Well, this was certainly a surprise. It’s not often a writer asks for something specific only to be given it shortly thereafter, and I find myself in that very position today. In May, in the lead-up to PRIDE, I co-wrote an article on Trans representation at Marvel comics. We discussed the introduction of Jessie Drake, a character widely regarded as Marvel’s first Trans character. The book (Marvel Comics Presents #150-151) was fairly lopsided, with parts seeming to be sympathetic and kind to her, while others were iffy to say the least. This can partially be expected given the comic was published in the 90s, however this particular character never appeared again following that two-issue arc.
I mused on what a modern story examining her today would look like. Fast forward a month, and Marvel actually did it! Let’s look into this to see what I thought, and, while we’re at it, touch on the other stories featuring Trans characters in the issue.
Starting with the Jessie Drake story, it’s disappointing that her Trans identity is not mentioned once in the book. A standard response to this is “Why should a Trans character talk about being Trans all the time? Real Trans people talk about other stuff all the time!” and that’s correct. Having your LGBTQIA+ character talk about their sexual or gender identity constantly would be tokenizing, but that’s not what I’m asking for. You don’t have to talk about it all the time, however it should be made clear they are in fact Trans, and for a character who hasn’t appeared in any books in around 20 years, a reminder to the audience wouldn’t have been out of place. Even if just the narrative caption box that introduced her said “Trans Woman” it would have been nice. After all, this is the PRIDE issue. It’s the one place where blunt discussion of a character’s LGBTQIA+ identity would not only be acceptable but expected. Every other story heavily discussed the characters’ identities in some way.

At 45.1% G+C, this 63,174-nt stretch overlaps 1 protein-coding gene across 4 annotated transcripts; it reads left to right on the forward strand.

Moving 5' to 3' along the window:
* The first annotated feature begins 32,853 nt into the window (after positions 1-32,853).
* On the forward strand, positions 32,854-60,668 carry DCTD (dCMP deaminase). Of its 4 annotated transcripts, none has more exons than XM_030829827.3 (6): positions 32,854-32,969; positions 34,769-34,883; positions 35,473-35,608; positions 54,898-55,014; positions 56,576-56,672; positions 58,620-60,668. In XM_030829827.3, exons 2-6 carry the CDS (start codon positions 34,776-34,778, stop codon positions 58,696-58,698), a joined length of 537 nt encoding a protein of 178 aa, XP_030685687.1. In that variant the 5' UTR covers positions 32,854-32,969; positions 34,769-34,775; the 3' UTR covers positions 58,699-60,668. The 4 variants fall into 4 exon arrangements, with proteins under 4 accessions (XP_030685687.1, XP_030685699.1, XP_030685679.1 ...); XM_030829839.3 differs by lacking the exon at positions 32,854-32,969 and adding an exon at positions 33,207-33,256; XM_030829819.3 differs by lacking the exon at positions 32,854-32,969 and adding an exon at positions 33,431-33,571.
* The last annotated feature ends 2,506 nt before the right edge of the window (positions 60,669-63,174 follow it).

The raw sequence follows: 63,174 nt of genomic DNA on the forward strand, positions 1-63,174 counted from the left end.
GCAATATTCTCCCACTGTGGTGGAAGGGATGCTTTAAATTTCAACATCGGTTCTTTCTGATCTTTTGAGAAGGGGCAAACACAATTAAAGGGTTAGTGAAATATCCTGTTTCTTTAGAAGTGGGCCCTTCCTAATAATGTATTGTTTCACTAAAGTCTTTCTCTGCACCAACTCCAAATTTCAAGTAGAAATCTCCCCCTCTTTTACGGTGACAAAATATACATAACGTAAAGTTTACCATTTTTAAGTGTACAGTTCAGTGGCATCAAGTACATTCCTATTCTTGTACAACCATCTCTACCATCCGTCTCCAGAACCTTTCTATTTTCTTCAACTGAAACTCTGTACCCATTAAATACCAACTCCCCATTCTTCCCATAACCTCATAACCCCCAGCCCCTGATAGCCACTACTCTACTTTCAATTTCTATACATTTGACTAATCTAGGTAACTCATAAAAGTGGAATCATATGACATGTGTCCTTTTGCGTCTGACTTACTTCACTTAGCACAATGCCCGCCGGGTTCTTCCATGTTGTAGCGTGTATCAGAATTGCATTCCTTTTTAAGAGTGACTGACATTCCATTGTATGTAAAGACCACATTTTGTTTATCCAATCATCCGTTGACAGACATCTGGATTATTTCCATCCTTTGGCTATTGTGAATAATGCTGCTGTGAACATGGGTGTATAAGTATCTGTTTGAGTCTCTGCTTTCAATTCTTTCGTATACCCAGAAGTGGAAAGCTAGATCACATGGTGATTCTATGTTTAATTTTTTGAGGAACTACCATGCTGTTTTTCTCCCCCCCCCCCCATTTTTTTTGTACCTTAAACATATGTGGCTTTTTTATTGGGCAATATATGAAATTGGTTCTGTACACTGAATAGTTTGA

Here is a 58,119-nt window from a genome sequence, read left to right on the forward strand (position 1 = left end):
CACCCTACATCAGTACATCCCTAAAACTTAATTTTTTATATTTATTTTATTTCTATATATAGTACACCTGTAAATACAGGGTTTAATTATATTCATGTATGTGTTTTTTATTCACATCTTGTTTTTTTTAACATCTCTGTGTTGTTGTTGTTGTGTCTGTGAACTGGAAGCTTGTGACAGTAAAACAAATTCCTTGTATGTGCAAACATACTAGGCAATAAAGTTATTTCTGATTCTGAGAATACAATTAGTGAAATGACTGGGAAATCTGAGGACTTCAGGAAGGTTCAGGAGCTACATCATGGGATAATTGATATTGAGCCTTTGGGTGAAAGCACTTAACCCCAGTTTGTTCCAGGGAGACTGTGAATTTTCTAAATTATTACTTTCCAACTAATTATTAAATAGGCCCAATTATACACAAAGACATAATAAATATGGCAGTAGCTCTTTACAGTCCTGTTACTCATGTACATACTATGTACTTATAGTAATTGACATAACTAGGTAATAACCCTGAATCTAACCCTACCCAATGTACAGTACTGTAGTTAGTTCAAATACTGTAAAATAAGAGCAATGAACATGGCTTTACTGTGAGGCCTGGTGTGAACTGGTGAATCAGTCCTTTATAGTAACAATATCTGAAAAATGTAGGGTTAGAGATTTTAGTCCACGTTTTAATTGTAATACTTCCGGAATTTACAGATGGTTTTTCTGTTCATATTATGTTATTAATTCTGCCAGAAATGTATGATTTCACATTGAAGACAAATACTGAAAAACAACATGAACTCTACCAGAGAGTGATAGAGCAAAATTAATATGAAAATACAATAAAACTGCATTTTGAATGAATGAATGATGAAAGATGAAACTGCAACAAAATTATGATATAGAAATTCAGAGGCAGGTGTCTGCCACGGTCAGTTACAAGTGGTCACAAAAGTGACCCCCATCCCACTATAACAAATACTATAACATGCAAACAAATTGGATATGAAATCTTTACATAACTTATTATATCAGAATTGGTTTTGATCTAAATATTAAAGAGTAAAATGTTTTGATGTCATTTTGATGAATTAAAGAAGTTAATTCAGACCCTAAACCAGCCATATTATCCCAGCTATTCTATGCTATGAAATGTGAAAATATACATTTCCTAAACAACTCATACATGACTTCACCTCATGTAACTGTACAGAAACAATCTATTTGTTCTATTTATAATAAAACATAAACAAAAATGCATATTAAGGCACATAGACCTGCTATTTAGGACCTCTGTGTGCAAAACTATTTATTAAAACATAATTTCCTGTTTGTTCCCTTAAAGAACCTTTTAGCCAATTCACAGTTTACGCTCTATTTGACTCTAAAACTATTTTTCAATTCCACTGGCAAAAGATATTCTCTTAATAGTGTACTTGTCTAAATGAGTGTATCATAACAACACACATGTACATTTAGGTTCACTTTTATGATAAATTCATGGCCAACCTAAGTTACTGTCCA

That’s a good place to talk about the other trans stories in the book. First there was one featuring Dr. Charlene McGowan from Immortal Hulk. I have nothing but praise for how she was handled in this issue. McGowan’s past included making gray market hormones in a lab, and this issue follows up on that with her going to an old shady warehouse to get supplies. She runs into both some goons trying to raid the place for harder drugs as well as Hell’s Kitchen’s new protector Elektra Natchios filling in for Matt as Daredevil. The book has direct confirmation of the character’s Transness as well as some minor banter including it. I liked that they had Elektra say something insensitive but well-meaning and try to make amends when called out, making it the best story of the issue for me.